This story was written by Ben Phelps, Indiana Daily Student
Classes. Dorms. Tables. Bars. Greek houses. Concerts.
With 10 days left until thedeadline, college organizers at Indiana University are using every method they can to register voters in Monroe County.
Both theIU College Democrats and the IU College Republicans are preparing for a final push in the days before Indianas Oct. 6 voter registration deadline.
Both groups are making voter registration a top priority this election.
We have a voice, and we need to act upon it, said junior Pat Buschman, secretary of the IU College Republicans.
The IU Democrats set a goal of registering 10,000 students, said junior Ranger Mack. As of Wednesday night they had registered about 6,700 students, but Mack said he is confident the group will make its goal.
Mack said Thursday was a classroom blitz day, where students went to lecture halls and handed out registration forms. He said most large lecture classes consist of freshmen and sophomores who have probably not voted before.
Justin Hill, political director of IU College Republicans, agreed that classes are the best way to reach students. He said in class they arent in a hurry to go somewhere and can take the time to fill out the forms.
Both groups are using events such as actor Kal Penn, known for his starring role in Harold & Kumar Go To White Castle, speaking at a Democracy Matters event at 4 p.m. Sunday in Dunn Meadow as ways to register big groups of students.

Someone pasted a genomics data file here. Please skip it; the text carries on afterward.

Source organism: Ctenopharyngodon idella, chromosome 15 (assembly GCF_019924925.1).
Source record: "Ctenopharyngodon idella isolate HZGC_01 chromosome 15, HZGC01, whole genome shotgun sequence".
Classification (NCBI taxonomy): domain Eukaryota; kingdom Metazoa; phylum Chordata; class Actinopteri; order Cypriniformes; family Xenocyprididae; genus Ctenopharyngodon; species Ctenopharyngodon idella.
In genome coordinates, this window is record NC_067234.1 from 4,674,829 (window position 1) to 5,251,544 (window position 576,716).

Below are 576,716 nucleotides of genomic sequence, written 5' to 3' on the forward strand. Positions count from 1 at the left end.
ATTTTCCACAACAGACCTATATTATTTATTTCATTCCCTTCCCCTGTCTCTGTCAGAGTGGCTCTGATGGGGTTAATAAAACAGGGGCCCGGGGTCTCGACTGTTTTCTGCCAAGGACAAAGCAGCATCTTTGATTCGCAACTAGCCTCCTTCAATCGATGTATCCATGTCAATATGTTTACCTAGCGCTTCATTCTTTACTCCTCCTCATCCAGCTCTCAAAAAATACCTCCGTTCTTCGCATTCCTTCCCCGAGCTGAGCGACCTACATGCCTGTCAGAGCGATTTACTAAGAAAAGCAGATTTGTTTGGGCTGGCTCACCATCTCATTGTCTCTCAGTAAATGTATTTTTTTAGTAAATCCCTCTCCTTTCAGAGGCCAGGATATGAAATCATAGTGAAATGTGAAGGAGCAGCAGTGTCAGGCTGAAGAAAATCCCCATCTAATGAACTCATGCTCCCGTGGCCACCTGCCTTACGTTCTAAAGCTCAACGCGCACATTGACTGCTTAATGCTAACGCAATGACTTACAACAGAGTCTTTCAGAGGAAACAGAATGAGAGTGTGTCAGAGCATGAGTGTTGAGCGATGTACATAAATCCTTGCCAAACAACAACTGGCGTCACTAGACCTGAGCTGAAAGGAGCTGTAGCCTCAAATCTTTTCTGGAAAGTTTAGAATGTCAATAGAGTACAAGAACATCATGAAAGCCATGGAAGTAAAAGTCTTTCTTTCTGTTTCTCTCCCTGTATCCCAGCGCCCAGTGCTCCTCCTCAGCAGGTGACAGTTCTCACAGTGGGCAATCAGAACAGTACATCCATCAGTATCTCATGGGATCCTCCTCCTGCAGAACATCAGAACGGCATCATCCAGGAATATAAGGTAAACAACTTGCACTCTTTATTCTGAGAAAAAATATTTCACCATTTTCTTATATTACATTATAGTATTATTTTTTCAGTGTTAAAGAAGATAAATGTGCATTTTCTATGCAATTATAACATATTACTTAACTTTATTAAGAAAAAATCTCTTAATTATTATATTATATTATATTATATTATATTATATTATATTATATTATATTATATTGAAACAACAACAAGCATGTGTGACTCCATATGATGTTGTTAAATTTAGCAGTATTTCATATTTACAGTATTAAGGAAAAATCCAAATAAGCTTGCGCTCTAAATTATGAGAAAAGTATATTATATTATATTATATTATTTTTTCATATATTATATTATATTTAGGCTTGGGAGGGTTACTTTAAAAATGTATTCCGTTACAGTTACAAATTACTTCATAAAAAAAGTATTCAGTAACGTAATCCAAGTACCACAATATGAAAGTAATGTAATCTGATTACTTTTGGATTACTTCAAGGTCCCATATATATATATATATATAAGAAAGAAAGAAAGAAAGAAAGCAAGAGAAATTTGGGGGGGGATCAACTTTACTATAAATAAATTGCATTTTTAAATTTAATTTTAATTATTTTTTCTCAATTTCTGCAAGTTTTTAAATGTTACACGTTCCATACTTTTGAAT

Voter registration is one area where the usual opponents become allies.
We have our differences, but we do come together on the issue of voter registration, said junior Alexa Lopez, membership director of the IU College Democrats.
Now that Indiana is considered by some to be a swing state, Democrats are encouraging out-of-state students to register in Indiana.
The importance of this state in this election makes is essential that they vote here in Indiana in the elections, Mack said.
While Buschman acknowledged that students tend to vote Democratic, he said that doesnt change anything.
Im glad just to see that everybody is getting interested in the political process, Buschman said. The more people who vote for the first time, the more people will get involved in the next election.
Buschman said democracy relies upon citizen participation.
The more people who are involved, the better this country is going to be, Buschman said. Were founded on these principles in a way.